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New Analysis Published in the Journal Breastfeeding Medicine Finds Additional Clinically Significant Benefits From an Exclusive Human Milk Diet in the NICU

A Greater Volume of Cow Milk-Based Nutrition Correlates With More Days of Interventions for Extremely Premature Infants

Prolacta Bioscience®, the pioneer in human milk-based neonatal nutritional products for premature infants, announced today that a new analysis, published in the journal Breastfeeding Medicine, found additional clinically significant benefits of an exclusive human milk diet (EHMD) for extremely premature infants in the neonatal intensive care unit (NICU), when compared to a diet containing cow milk-based products.

Results from the analysis, “Beyond Necrotizing Enterocolitis: Other Clinical Advantages of an Exclusive Human Milk Diet,” showed that infants fed an EHMD required significantly fewer days of parenteral (intravenous) nutrition (PN) and attained full enteral feeds significantly sooner than infants fed a diet containing cow milk-based fortifier or cow milk-based formula. The analysis also found a trend toward fewer days of ventilator support for infants on an EHMD. Using standard analytical techniques to combine data from two previously published clinical trials, the researchers examined the effect of varying amounts of cow milk-based products on specific interventions.

They found that the number of PN days and the time to full feeds increased as the amount of cow milk-based nutrition in the premature infants’ diets increased, suggesting a dose-response relationship. Taken together, these analyses point to results that could potentially lead to substantially reduced costs of care for infants on an EHMD. “We are only beginning to unlock the full potential of an exclusive human milk diet in extremely premature infants,” said Amy Hair, M.D., first author of the paper.

“This data underscores the clinical and cost consequences of using cow milk nutrition in the NICU.” Dr. Hair is a neonatologist and an assistant professor of pediatrics at Baylor College of Medicine, and the director of the Neonatal Nutrition Program at Texas Children’s Hospital in Houston, Texas. The analysis included 260 extremely premature infants born weighing less than 1250 g (2 lb 12 oz) at birth, who were evaluated in the two previous studies.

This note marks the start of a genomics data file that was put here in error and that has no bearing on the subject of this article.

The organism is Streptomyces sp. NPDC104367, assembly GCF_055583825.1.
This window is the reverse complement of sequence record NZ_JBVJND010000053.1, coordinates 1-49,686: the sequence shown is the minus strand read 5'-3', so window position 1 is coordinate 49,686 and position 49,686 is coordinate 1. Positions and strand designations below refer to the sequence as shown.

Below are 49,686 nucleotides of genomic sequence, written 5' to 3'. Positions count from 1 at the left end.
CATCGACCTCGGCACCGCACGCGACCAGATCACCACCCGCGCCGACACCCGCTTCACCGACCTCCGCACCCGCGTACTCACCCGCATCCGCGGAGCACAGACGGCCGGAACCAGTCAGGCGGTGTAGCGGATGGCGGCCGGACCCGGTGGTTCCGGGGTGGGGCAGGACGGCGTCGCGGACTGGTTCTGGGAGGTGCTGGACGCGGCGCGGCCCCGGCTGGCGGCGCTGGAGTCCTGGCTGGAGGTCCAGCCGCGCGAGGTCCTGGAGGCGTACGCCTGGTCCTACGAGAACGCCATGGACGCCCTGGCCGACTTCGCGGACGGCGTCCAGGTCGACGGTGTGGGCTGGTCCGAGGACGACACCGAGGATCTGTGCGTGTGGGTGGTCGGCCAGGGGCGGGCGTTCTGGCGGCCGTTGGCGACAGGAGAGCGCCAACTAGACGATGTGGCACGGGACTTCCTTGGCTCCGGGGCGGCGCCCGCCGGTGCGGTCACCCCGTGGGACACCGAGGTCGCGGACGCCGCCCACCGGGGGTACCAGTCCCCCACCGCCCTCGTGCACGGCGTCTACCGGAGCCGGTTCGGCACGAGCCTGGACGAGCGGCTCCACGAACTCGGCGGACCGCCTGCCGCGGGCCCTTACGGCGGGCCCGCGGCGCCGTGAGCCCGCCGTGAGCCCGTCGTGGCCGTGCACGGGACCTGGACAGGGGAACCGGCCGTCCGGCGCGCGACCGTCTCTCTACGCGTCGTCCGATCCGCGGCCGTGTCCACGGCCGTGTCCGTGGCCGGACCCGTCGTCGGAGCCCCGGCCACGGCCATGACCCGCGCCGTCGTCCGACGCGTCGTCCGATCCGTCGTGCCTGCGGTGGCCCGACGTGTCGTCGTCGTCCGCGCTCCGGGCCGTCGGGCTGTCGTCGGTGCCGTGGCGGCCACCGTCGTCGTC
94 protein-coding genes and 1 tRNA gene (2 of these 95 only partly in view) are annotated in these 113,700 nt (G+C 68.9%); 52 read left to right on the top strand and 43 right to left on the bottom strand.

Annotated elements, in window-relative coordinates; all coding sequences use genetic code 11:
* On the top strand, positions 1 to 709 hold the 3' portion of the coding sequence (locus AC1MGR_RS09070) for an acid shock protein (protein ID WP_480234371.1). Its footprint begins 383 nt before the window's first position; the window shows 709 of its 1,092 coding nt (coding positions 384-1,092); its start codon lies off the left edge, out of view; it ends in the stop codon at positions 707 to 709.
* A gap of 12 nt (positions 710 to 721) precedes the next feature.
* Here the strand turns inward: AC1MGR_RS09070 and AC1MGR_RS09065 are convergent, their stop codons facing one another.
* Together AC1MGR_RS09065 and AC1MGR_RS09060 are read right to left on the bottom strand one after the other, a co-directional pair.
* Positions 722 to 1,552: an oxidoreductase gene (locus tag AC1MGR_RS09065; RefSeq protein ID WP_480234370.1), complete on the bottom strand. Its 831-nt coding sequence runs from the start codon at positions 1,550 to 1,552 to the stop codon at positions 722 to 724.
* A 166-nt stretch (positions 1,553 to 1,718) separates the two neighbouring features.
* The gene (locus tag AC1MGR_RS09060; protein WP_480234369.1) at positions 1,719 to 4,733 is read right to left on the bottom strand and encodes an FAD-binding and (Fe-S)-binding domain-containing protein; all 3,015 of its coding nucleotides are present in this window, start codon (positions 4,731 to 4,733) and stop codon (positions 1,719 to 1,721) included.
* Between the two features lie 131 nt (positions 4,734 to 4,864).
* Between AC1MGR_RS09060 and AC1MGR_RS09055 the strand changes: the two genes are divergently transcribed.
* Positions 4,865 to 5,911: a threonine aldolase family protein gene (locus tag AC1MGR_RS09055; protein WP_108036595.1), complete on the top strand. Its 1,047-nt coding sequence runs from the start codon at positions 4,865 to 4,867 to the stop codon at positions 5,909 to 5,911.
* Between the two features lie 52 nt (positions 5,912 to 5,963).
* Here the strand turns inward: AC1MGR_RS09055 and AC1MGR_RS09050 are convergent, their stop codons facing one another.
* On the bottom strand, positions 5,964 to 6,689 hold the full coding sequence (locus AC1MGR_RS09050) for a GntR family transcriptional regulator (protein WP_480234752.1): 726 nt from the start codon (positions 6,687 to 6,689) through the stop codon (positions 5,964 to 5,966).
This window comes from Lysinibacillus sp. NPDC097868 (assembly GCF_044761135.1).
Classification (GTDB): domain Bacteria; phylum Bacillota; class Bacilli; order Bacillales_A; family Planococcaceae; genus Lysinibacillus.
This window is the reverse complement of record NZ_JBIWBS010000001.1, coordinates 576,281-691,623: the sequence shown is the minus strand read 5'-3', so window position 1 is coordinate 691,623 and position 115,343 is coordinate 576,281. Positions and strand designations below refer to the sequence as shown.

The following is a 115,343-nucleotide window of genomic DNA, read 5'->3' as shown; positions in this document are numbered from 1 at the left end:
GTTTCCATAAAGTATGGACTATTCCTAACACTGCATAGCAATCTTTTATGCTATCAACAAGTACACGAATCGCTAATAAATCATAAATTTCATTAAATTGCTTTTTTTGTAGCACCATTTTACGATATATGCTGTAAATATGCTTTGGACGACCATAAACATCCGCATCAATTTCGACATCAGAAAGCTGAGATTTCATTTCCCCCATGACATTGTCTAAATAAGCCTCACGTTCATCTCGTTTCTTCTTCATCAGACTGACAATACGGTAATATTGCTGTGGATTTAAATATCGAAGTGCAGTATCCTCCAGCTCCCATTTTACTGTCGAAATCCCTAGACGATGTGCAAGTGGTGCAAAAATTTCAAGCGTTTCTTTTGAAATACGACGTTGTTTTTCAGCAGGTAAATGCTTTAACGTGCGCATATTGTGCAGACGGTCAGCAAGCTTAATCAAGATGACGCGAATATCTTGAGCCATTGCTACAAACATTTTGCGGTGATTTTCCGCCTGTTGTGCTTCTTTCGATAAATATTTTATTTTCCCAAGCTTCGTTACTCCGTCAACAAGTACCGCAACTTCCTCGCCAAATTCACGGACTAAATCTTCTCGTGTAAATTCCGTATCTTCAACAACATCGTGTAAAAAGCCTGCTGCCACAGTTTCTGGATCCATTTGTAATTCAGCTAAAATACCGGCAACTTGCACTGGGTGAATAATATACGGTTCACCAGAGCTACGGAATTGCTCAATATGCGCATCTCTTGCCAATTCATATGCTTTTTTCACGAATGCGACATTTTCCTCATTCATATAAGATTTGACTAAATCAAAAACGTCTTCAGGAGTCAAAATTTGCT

Infants were randomly assigned to receive an EHMD, including mother’s own milk or donor human milk and Prolacta’s Prolact+ H2MF® Human Milk-Based Human Milk Fortifier, or a diet of mother’s own milk with cow milk-based fortifier, or formula. The research examined any relationships between the volume of cow milk nutrition in each infant’s diet and the number of days they received common interventions in the NICU, including PN and the number of days until full enteral feeds were achieved. The number of days that a central line, ventilator support and oxygen supplementation were used were also evaluated.

  1. An exclusive human milk diet (EHMD) is achieved when 100 percent of the protein, fat and carbohydrates in an infant’s diet are derived from human milk. This diet includes a human milk-based human milk fortifier.
  2. Sullivan S, et al. An Exclusively Human Milk-Based Diet Is Associated With a Lower Rate of Necrotizing Enterocolitis Than a Diet of Human Milk and Bovine Milk-Based Products. The Journal of Pediatrics. April 2010. 156(4):562-567. doi: 10.1016/j.jpeds.2009.10.040. The randomized analysis of 207 infants weighing 500 to 1250 g compared the benefits of an exclusive human milk diet with a diet of both human milk-based and cow milk-based products.
  3. Cristofalo EA, et al. Randomized Trial of Exclusive Human Milk Versus Preterm Formula Diets in Extremely Premature Infants. The Journal of Pediatrics. December 2013. 163(6):1592-1595.doi: 10.1016/j.jpeds.2013.07.011. The multicenter randomized controlled analysis examined 53 extremely premature infants weighing 500 to 1250 g who were fed either a bovine milk-based preterm formula or an exclusive human milk diet, comparing the duration of parenteral nutrition, growth and morbidity.